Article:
• Naturally occurring trans fatty acids (rTFAs) – studies show that a daily consumption of up to 4g of rTFAs is not associated with coronary heart diseases. (14)Stender S, Astrup A, Dyerberg J. Ruminant and industrially produced trans fatty acids: health aspects. Food Nutr Res. 2008; 52: 10.3402/fnr.v52i0.1651. Available here.
    rTFAs have been connected with a reduced risk of developing type 2 Diabetes.
  • Conjugated Linolenic Acid (CLA) – predominantly, found in milk, CLA is one of the major components of rTFAs and has been shown to have various health benefits: (15)Arab A, Akbarian SA, Ghiyasvand R, Miraghajani M. The effects of conjugated linoleic acids on breast cancer: A systematic review. Adv Biomed Res. 2016; 5: 115.Published online 2016 Jul 6. Available here. (16)Smit LA, Baylin A, Campos H. Conjugated linoleic acid in adipose tissue and risk of myocardial infarction. Am J Clin Nutr. 2010 Jul; 92(1): 34–40. Available here. (17)Kim JH, Kim Y, Kim YJ, Park Y. Conjugated Linoleic Acid: Potential Health Benefits as a Functional Food Ingredient. Annual Review of Food Science and Technology. Vol.7:1-482 2016. Available here.
    Anti-carcinogenic properties (e.g. breast cancer) (18)Ip C, Singh M, Thompson HJ, Scimeca JA. Conjugated Linoleic Acid Suppresses Mammary Carcinogenesis and Proliferative Activity of the Mammary Gland in the Rat. American Association for Cancer Research. Volume 54, Issue 5, pp. 1212-1215. Available here.
    Anti-diabetic properties
    Reduced numbers of myocardial infarctions
    Prevents the development of atherosclerosis
    Promotes fat reduction while improving lean body mass (19)Whigham LD, Watras AC, Schoeller DA. Efficacy of conjugated linoleic acid for reducing fat mass: a meta-analysis in humans. Am J Clin Nutr. 2007 May;85(5):1203-11. Available here.
    Modulates immune responses
    Modulates inflammatory responses

Please note that most of these studies are measuring the effects of extracted CLA, rather than in amounts naturally occurring in rTFAs. (20)Ji-Na Lim, Jin-Ju Oh, Tao Wang, Jae-Sung Lee, Sang-Hun Kim, Yoon-Jin Kim, Hong-Gu Lee. trans-11 18:1 Vaccenic Acid (TVA) Has a Direct Anti-Carcinogenic Effect on MCF-7 Human Mammary Adenocarcinoma Cells. Nutrients 2014, 6(2), 627-636. Available here.

Supplementation with CLAs may have also negative health effects in some people, such as effects on the liver function, glucose metabolism, oxidative stress and insulin resistance, especially in obese men. (21)Treatment with dietary trans10cis12 conjugated linoleic acid causes isomer-specific insulin resistance in obese men with the metabolic syndrome. Available here. (22)Supplementation with conjugated linoleic acid causes isomer-dependent oxidative stress and elevated C-reactive protein: a potential link to fatty acid-induced insulin resistance. Available here. (23)Dilzer A, Park Y. Implication of conjugated linoleic acid (CLA) in human health. Crit Rev Food Sci Nutr. 2012;52(6):488-513. Available here.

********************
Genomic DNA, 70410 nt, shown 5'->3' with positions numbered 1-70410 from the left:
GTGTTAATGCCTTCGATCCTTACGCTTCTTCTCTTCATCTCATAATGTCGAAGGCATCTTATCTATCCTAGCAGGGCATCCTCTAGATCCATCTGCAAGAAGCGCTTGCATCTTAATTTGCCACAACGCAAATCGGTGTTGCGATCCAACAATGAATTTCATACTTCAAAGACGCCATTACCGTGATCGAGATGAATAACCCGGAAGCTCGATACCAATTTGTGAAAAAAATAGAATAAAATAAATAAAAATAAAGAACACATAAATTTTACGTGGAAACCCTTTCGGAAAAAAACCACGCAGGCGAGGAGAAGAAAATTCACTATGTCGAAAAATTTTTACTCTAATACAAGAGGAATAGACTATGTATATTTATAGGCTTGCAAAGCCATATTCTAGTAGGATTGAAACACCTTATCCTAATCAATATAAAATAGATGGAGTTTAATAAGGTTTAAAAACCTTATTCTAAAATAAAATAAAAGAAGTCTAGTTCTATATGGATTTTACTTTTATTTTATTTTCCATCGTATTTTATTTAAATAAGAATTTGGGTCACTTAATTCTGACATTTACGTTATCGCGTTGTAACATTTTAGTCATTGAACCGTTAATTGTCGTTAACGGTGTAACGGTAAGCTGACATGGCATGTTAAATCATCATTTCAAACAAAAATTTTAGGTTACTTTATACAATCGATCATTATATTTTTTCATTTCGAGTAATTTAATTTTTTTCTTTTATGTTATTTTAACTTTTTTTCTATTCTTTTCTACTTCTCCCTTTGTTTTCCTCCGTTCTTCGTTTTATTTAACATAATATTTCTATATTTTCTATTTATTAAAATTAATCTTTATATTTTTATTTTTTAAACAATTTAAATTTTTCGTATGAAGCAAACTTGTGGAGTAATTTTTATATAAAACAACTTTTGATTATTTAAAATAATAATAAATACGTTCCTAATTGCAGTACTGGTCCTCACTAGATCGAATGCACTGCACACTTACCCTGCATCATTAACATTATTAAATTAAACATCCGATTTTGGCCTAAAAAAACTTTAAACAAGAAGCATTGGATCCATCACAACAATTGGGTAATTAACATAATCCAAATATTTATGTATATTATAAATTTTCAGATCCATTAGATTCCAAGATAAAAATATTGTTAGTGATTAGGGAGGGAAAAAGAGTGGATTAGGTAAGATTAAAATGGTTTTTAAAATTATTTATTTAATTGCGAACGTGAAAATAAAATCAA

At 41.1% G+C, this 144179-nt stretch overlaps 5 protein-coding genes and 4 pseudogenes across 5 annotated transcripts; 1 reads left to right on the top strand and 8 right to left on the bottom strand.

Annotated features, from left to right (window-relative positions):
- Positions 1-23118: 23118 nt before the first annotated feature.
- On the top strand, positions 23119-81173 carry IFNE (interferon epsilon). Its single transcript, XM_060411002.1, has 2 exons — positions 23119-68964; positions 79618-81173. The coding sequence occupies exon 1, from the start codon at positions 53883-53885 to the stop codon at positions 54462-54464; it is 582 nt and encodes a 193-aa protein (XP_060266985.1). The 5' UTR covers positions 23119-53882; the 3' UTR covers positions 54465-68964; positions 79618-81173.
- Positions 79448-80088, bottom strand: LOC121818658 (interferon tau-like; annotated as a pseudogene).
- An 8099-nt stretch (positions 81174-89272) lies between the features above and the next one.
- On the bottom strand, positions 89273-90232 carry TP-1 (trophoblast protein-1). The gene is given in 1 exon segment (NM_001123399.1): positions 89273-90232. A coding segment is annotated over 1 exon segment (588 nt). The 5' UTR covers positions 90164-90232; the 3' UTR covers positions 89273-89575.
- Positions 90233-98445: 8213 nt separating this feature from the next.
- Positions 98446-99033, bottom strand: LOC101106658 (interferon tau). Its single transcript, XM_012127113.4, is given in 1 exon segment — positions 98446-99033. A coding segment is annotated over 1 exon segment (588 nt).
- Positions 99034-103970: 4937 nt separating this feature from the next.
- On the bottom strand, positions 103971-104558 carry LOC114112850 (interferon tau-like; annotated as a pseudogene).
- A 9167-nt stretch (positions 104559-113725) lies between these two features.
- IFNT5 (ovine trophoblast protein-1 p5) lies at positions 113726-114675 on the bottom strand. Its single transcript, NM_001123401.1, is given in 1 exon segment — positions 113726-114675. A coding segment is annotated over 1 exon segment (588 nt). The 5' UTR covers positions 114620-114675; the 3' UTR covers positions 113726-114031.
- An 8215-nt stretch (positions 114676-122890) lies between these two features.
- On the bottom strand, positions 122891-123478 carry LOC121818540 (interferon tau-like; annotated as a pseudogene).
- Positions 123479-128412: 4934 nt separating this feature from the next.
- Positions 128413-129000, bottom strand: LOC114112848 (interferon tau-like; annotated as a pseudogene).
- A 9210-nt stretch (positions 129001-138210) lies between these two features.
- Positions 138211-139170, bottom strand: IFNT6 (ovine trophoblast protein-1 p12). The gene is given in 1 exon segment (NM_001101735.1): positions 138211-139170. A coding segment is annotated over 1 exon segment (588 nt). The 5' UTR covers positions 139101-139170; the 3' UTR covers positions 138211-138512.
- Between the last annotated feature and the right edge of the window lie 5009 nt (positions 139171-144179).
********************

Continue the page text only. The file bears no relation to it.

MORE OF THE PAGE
• Special note on grass fed vs. grain fed ruminants.
    Meat from grass-fed animals contain more Omega-3 fatty acids and CLAs than meats from grain-fed animals. In fact, the contents of Omega-3 in grass fed cows is high enough to be considered by the Food Standards Australia and New Zealand as a good Omega-3 food source. (24)Ponnampalam EN1, Mann NJ, Sinclair AJ. Effect of feeding systems on omega-3 fatty acids, conjugated linoleic acid and trans fatty acids in Australian beef cuts: potential impact on human health. Asia Pac J Clin Nutr. 2006;15(1):21-9. Available here.

  • Vaccenic acid (VA) – is another major component in rTFAs (45%). Vaccenic acid is partially converted to CLAs inside the human body.
    When considering the effects of vaccenic acid that occurs in its natural form in dairy and meats, no negative effects have been reported. (25)Brouwer A, Wanders AJ, Katan MB. Trans fatty acids and cardiovascular health: research completed? European Journal of Clinical Nutrition (2013) 67, 541–547. Available here. (26)Gebauer SK, Chardigny JM, Jakobsen MU, Lamarche B, Lock AL, Proctor SD, Baer DJ. Effects of Ruminant trans Fatty Acids on Cardiovascular Disease and Cancer: A Comprehensive Review of Epidemiological, Clinical, and Mechanistic Studies. Adv Nutr July 2011 Adv Nutr vol. 2: 332-354, 2011. Available here.

    When the vaccenic acid was tested in larger dosages (10 times more) than normally consumed from natural foods, it showed detrimental effects similar to those in the high iTFAs diet. These amounts of vaccenic acid, however, were artificially synthesized in the lab and don’t occur in such quantities in foods. (27)Gebauer SK, Destaillats F, Dionisi F, Krauss RM, Baer D. Vaccenic acid and trans fatty acid isomers from partially hydrogenated oil both adversely affect LDL cholesterol: a double-blind, randomized controlled trial. Am J Clin Nutr December 2015. vol. 102 no. 6 1339-1346. Available here.

The following are the main conclusions of the major studies on these subjects.

Some studies show that vaccenic acid may have anti-carcinogenic effects on breast cancer cases (28)Ji-Na Lim, Jin-Ju Oh, Tao Wang, Jae-Sung Lee, Sang-Hun Kim, Yoon-Jin Kim, Hong-Gu Lee. trans-11 18:1 Vaccenic Acid (TVA) Has a Direct Anti-Carcinogenic Effect on MCF-7 Human Mammary Adenocarcinoma Cells. Nutrients 2014, 6(2), 627-636. Available here. and may have protective effects in diabetes. (29)Wang X, Gupta J, Kerslake M, Rayat G, Proctor S, Chan CB. Trans-11 vaccenic acid improves insulin secretion in models of type 2 diabetes in vivo and in vitro. Volume 60, Issue 4. April 2016, Pages 846–857. Available here.

A 2015 double-blind, randomized controlled trial showed that when VA was compared gram for gram with iTFAs, the results on total cholesterol and LDL cholesterol were similar. Although the study suggested that vaccenic acid may have similar effects on the risk of developing cardiovascular diseases (CDA), due to the blood cholesterol increase, it is important to note that although it raised LDL cholesterol, it also raised HDL cholesterol. The overall effect on CDA from this study is not clear, since LDL cholesterol consists of both “bad” and “good” cholesterol. (30)Stender S. In equal amounts, the major ruminant trans fatty acid is as bad for LDL cholesterol as industrially produced trans fatty acids, but the latter are easier to remove from foods. Am J Clin Nutr December 2015. vol. 102 no. 6 1301-1302. Available here. (31)Gebauer SK, Destaillats F, Dionisi F, Krauss RM, Baer D. Vaccenic acid and trans fatty acid isomers from partially hydrogenated oil both adversely affect LDL cholesterol: a double-blind, randomized controlled trial. Am J Clin Nutr December 2015. vol. 102 no. 6 1339-1346. Available here. (32)Field CJ, Blewett HH, Proctor S, Vine D. Human health benefits of vaccenic acid. Applied Physiology, Nutrition, and Metabolism, 2009, Vol. 34, No. 5 : pp. 979-991. Available here.